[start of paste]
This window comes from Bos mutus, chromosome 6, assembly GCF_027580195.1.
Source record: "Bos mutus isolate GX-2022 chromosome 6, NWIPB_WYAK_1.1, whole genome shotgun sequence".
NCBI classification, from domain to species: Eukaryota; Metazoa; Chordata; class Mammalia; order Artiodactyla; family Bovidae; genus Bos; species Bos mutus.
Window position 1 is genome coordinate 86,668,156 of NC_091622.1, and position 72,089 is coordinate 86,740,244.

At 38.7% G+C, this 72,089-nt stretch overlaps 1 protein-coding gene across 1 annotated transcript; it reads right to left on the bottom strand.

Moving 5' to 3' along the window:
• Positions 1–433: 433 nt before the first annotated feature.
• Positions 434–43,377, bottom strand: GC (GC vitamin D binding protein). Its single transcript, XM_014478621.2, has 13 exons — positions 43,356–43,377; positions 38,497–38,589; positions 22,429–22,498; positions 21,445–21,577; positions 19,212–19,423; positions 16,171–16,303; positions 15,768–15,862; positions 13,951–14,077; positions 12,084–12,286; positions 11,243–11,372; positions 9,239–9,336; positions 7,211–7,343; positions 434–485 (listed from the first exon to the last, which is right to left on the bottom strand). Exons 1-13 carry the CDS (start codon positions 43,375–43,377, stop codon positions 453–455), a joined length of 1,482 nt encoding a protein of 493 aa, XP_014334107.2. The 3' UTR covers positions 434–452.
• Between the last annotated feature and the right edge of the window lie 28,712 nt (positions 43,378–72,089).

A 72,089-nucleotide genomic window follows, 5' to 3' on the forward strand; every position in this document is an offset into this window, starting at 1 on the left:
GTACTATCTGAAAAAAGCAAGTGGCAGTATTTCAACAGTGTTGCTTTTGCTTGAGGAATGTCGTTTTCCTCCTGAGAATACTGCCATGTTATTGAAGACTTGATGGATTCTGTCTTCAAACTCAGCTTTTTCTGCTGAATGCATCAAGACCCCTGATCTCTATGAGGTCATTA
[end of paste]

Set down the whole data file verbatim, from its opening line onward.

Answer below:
This window comes from Bos mutus, chromosome 6, assembly GCF_027580195.1.
Source record: "Bos mutus isolate GX-2022 chromosome 6, NWIPB_WYAK_1.1, whole genome shotgun sequence".
NCBI classification, from domain to species: Eukaryota; Metazoa; Chordata; class Mammalia; order Artiodactyla; family Bovidae; genus Bos; species Bos mutus.
Window position 1 is genome coordinate 86,668,156 of NC_091622.1, and position 72,089 is coordinate 86,740,244.

At 38.7% G+C, this 72,089-nt stretch overlaps 1 protein-coding gene across 1 annotated transcript; it reads right to left on the bottom strand.

Moving 5' to 3' along the window:
• Positions 1–433: 433 nt before the first annotated feature.
• Positions 434–43,377, bottom strand: GC (GC vitamin D binding protein). Its single transcript, XM_014478621.2, has 13 exons — positions 43,356–43,377; positions 38,497–38,589; positions 22,429–22,498; positions 21,445–21,577; positions 19,212–19,423; positions 16,171–16,303; positions 15,768–15,862; positions 13,951–14,077; positions 12,084–12,286; positions 11,243–11,372; positions 9,239–9,336; positions 7,211–7,343; positions 434–485 (listed from the first exon to the last, which is right to left on the bottom strand). Exons 1-13 carry the CDS (start codon positions 43,375–43,377, stop codon positions 453–455), a joined length of 1,482 nt encoding a protein of 493 aa, XP_014334107.2. The 3' UTR covers positions 434–452.
• Between the last annotated feature and the right edge of the window lie 28,712 nt (positions 43,378–72,089).

A 72,089-nucleotide genomic window follows, 5' to 3' on the forward strand; every position in this document is an offset into this window, starting at 1 on the left:
GTACTATCTGAAAAAAGCAAGTGGCAGTATTTCAACAGTGTTGCTTTTGCTTGAGGAATGTCGTTTTCCTCCTGAGAATACTGCCATGTTATTGAAGACTTGATGGATTCTGTCTTCAAACTCAGCTTTTTCTGCTGAATGCATCAAGACCCCTGATCTCTATGAGGTCATTA